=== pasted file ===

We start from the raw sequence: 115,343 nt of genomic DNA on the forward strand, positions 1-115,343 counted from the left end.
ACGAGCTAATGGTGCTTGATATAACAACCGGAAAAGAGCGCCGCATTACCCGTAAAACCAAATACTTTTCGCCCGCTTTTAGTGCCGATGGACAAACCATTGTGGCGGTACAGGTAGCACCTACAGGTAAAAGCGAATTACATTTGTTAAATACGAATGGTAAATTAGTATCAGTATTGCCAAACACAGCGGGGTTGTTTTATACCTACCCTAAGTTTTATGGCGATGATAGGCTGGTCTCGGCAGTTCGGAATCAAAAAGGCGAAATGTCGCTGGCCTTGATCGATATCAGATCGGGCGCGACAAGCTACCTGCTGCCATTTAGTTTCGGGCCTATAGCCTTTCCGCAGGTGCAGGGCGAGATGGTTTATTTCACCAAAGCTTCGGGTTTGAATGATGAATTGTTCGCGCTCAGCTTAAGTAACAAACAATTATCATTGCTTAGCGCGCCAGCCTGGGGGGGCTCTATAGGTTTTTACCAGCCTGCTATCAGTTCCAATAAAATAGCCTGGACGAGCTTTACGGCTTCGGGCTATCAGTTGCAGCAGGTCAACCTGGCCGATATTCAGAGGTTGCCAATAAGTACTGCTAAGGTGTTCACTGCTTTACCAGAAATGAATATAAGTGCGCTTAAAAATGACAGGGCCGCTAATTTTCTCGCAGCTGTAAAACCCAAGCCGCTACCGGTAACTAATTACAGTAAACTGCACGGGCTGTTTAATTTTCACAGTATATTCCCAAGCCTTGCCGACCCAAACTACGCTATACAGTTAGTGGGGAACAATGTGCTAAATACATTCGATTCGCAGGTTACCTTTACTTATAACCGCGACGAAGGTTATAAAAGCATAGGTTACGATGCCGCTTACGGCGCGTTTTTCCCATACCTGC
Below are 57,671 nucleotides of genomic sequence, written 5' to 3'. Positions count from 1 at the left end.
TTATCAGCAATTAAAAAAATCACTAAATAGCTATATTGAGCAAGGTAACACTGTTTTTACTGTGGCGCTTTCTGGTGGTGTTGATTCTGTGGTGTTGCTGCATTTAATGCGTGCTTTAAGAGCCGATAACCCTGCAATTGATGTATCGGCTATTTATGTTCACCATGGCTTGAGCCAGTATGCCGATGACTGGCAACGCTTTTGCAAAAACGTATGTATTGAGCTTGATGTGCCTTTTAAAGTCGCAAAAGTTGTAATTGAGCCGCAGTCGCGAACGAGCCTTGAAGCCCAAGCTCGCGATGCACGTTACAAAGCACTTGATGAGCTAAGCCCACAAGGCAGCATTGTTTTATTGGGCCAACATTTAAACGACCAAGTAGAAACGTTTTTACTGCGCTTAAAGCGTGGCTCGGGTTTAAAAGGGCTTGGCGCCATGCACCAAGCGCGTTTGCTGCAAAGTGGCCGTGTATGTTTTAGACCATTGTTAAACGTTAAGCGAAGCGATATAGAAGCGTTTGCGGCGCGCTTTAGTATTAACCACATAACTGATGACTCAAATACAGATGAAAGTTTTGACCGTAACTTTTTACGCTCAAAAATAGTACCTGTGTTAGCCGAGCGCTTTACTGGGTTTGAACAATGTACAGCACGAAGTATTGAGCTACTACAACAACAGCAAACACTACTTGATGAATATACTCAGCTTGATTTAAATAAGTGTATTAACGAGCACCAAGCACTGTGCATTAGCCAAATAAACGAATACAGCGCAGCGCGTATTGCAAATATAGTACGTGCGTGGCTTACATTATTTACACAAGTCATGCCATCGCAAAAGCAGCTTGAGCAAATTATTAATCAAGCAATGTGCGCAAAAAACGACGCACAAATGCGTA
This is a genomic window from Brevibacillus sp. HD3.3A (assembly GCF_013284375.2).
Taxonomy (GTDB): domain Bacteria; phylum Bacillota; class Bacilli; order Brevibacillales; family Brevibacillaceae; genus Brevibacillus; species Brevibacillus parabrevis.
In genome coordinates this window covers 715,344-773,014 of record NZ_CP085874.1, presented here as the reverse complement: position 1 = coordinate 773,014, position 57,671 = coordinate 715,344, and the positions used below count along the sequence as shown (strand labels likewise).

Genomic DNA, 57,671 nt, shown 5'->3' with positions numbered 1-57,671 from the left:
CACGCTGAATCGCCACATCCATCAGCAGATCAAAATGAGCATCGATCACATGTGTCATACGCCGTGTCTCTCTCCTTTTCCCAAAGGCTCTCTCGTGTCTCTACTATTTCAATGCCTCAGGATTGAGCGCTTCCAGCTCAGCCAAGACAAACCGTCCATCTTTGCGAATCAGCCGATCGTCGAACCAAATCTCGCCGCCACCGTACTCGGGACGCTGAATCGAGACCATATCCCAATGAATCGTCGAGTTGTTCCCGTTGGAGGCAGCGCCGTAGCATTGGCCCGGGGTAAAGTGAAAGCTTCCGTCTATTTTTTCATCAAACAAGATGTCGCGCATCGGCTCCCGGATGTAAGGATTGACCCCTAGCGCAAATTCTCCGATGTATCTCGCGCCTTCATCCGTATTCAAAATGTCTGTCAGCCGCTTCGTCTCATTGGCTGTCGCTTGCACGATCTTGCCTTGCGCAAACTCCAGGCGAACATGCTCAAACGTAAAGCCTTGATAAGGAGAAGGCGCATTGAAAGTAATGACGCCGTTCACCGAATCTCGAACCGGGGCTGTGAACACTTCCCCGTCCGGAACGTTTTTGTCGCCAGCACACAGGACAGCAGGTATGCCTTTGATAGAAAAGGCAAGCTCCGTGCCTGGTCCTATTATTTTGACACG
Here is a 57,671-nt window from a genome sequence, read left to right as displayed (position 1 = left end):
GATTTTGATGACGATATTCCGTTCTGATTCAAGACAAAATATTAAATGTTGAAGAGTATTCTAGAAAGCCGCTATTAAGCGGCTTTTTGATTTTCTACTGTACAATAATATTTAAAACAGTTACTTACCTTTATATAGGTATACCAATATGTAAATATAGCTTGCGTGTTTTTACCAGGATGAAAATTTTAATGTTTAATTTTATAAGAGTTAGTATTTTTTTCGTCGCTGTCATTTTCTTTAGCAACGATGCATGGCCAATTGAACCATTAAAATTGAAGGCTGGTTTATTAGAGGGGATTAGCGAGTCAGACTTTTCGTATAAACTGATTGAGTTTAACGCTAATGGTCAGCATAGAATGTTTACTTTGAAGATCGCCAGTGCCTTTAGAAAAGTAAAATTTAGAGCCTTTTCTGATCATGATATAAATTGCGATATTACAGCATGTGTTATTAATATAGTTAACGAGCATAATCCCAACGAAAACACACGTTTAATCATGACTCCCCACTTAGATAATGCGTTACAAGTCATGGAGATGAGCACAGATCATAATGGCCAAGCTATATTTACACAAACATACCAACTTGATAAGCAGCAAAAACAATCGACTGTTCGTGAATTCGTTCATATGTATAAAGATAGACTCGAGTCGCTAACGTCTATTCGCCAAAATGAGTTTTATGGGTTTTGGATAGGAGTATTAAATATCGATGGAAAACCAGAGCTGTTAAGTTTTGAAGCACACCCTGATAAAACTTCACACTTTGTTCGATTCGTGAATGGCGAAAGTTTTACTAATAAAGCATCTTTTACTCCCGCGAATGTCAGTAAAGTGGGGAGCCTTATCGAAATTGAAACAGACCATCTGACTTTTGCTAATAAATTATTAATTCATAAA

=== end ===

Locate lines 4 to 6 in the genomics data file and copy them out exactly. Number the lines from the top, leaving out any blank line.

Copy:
TTATCAGCAATTAAAAAAATCACTAAATAGCTATATTGAGCAAGGTAACACTGTTTTTACTGTGGCGCTTTCTGGTGGTGTTGATTCTGTGGTGTTGCTGCATTTAATGCGTGCTTTAAGAGCCGATAACCCTGCAATTGATGTATCGGCTATTTATGTTCACCATGGCTTGAGCCAGTATGCCGATGACTGGCAACGCTTTTGCAAAAACGTATGTATTGAGCTTGATGTGCCTTTTAAAGTCGCAAAAGTTGTAATTGAGCCGCAGTCGCGAACGAGCCTTGAAGCCCAAGCTCGCGATGCACGTTACAAAGCACTTGATGAGCTAAGCCCACAAGGCAGCATTGTTTTATTGGGCCAACATTTAAACGACCAAGTAGAAACGTTTTTACTGCGCTTAAAGCGTGGCTCGGGTTTAAAAGGGCTTGGCGCCATGCACCAAGCGCGTTTGCTGCAAAGTGGCCGTGTATGTTTTAGACCATTGTTAAACGTTAAGCGAAGCGATATAGAAGCGTTTGCGGCGCGCTTTAGTATTAACCACATAACTGATGACTCAAATACAGATGAAAGTTTTGACCGTAACTTTTTACGCTCAAAAATAGTACCTGTGTTAGCCGAGCGCTTTACTGGGTTTGAACAATGTACAGCACGAAGTATTGAGCTACTACAACAACAGCAAACACTACTTGATGAATATACTCAGCTTGATTTAAATAAGTGTATTAACGAGCACCAAGCACTGTGCATTAGCCAAATAAACGAATACAGCGCAGCGCGTATTGCAAATATAGTACGTGCGTGGCTTACATTATTTACACAAGTCATGCCATCGCAAAAGCAGCTTGAGCAAATTATTAATCAAGCAATGTGCGCAAAAAACGACGCACAAATGCGTA
This is a genomic window from Brevibacillus sp. HD3.3A (assembly GCF_013284375.2).
Taxonomy (GTDB): domain Bacteria; phylum Bacillota; class Bacilli; order Brevibacillales; family Brevibacillaceae; genus Brevibacillus; species Brevibacillus parabrevis.